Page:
Friday, January 20, 2017

Putting the Mental back into Mental Illness (Updated)

Today is a great day to slip into something comfortable and spill a little dirt about me that just might apply to you, gentle reader. My dirt could be your dirt. We might share the same dirt, you might say. You could also say we’re getting dirty together but you shouldn’t because that would change the entire context of the blog. 

I have Bi-Polar II Disorder.


I’m not going to start listing medical definitions or stats or whatnot. That's not my point here. My three-cent definition for BP2D (sounds like a droid) is as follows: Very pronounced cycles of Mania (feeling very UP!) and Depression. I will, of course wait here if you so choose to spend a few minutes researching yourself, but I will add this cautionary note: don’t assume any one definition applies to all people with this brain activity pattern. That’s the odd, frustrating part of neurological issues and their treatments. Since we have slightly different brains (which consequently function slightly differently even when all the millions upon millions of connections made every Nano-second are working normally) many people with the same diagnosis show different symptoms and severity at different times. Provided, of course, you even have the correct diagnosis! Ever ask two mechanics to sniff out an unwelcome sound your vehicle makes while idling or shifting gears only to have Tech A and Tech B give you different causes for the exact same noise? Unfortunately, the psychological field is like this sometimes. Often like this, in fact. I hope non-invasive brain imaging becomes more of a part of the predictive process, if that’s possible. Just my non-expert medical opinion. 

Maybe the above is new to you. YAY! You learned something and I taught something! We rock! Or, maybe you know exactly what I mean because you have a brain that make life interesting for you, or you live with someone who has a brain that makes life interesting for everyone in the house! I feel for you, dude or dudette. Big Sammy Bro Hug! You’re not alone. 

Speaking of which, here’s another motor vehicle analogy that just went and popped into me skull cap. This applies to what I call “The Disconnect”. It applies to my own depression state-of-mind but perhaps you will find some aspect of it that applies to your own life. And thus: You own a car. A powerful car. Fast. Beautiful. You know what the car CAN do, but as the driver you can’t get the car to do what you WANT it to do. The damn transmission is made of cats! Parts are running around all over the place, but not much is happening in the same direction. Which, in turn, leads to anger and frustration in you, the driver, as you try harder and harder to herd the cats so that you move in the direction you want and need it too. Meds and therapy can help the cats get their litter boxes together for a while but one small, red dot enters your life and the whole vehicle comes to a screeching halt despite your best efforts. And Life, it seems some days, is filled with those little red bastards*.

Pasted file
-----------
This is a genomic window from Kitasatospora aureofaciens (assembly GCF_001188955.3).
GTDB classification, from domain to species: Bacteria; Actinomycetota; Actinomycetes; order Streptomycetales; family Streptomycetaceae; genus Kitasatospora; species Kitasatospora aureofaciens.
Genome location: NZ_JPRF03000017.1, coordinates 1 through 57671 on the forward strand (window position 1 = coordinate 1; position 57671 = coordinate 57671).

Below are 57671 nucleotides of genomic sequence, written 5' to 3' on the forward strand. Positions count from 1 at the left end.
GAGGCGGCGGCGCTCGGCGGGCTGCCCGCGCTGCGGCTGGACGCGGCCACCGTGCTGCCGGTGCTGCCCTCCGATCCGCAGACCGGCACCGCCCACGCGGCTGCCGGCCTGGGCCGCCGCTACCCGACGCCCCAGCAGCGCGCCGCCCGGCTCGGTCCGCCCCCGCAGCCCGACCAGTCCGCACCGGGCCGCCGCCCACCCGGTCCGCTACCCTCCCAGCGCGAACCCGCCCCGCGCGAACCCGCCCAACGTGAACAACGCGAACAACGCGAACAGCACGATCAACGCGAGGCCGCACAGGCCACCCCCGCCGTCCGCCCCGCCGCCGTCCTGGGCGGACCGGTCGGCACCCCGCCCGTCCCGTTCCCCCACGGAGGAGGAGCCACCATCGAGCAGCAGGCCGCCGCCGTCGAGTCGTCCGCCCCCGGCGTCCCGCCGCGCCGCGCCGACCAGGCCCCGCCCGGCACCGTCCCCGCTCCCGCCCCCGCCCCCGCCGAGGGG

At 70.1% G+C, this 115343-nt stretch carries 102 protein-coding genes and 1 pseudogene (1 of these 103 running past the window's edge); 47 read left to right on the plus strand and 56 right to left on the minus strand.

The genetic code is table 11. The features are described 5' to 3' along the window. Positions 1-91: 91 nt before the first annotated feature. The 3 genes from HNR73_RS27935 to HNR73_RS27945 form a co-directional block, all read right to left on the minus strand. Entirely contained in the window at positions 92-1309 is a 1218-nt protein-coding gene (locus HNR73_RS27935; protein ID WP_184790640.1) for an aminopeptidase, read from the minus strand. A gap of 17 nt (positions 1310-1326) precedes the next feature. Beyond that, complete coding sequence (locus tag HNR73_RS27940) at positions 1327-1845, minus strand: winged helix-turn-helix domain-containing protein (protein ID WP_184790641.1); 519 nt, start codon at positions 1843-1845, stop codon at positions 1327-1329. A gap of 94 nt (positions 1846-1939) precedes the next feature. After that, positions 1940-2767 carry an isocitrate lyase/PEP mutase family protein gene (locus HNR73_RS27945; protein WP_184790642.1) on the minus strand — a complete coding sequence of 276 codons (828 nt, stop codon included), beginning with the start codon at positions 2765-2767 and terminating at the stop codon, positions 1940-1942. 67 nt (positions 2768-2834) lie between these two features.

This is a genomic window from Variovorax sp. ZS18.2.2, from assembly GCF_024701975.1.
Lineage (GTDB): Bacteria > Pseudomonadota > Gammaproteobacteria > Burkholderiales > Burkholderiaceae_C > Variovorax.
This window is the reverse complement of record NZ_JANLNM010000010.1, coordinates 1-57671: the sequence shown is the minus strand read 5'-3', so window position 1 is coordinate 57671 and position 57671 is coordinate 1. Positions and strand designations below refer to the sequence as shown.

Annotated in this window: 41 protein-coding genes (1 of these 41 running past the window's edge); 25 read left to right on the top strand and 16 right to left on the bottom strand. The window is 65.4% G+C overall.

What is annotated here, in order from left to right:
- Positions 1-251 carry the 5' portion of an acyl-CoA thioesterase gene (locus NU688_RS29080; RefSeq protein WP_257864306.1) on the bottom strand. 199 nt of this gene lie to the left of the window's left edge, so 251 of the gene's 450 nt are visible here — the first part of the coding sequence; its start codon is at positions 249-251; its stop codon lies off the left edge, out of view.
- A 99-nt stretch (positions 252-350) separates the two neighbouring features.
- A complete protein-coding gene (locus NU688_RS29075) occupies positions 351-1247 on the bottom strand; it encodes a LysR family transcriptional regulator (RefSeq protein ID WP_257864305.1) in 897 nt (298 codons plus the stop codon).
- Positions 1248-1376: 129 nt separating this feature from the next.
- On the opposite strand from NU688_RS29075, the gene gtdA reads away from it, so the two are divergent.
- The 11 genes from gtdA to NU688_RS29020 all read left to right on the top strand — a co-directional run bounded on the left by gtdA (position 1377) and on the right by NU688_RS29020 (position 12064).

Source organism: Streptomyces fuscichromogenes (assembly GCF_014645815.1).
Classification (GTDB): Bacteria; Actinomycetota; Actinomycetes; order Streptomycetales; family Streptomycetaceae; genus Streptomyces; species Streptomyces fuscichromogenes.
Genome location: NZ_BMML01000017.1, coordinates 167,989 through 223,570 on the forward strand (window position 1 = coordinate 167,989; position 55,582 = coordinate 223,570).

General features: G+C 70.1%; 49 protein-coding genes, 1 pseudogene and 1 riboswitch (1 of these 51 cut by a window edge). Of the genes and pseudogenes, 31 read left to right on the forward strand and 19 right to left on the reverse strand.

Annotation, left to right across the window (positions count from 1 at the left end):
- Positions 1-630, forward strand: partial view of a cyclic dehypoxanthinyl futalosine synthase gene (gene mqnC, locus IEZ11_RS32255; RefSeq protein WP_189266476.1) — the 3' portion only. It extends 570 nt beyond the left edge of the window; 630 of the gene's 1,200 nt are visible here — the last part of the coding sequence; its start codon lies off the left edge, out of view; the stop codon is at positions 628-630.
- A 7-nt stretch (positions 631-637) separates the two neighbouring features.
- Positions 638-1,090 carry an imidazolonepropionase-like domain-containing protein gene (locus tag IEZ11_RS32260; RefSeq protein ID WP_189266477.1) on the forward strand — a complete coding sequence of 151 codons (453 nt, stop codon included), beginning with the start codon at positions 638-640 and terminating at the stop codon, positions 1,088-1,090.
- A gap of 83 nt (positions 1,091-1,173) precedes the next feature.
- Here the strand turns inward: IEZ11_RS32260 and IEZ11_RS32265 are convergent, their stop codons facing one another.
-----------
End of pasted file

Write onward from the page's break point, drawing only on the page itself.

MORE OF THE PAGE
So hot.

Bottom line, I want to let others who share my dirt know that while we’re not getting dirty together, we can still be ‘friends with intellectual benefits’. You’re not alone, my peeps. That's my whole point of this post. Count me in your camp. Remember, it is part of you, not all of you. And like any other part of you, try to make it work for you in a positive way. I’m a creator and writer outside my 9-5 job. I’d be lying if I didn’t admit some good work hasn’t arisen from an UP! cycle or two!

Be safe, my friends. If you even wonder if you need help, Then Get It. You're worth it. Take care!

Be seeing you,

*For me, that dot is stress and/or lack of sleep. They get the dominoes tumbling before I ever realize it.  

-----------------------------UPDATE! UPDATE! UPDATE! UPDATE!----------------------------------------

A few people have asked me questions about this post, including why I made such a public admission. Fair enough. I did it because I don't view labels as boxes. To name something, or to divine its true, hidden name is to take away some of its power and influence. It's an old axiom in magic. If put into modern terms it means the more you understand a thing, the more ability you have to take action upon it. Therefore, I'm simply labeling one aspect of my larger self for the sake of fostering influence over it. It is part of me. It is not me. The menu is not the meal. The map is not the territory.

And if a better, truer, or more proven label is found I will drop this one in a heartbeat. Doctors make mistakes, too.

Be well,

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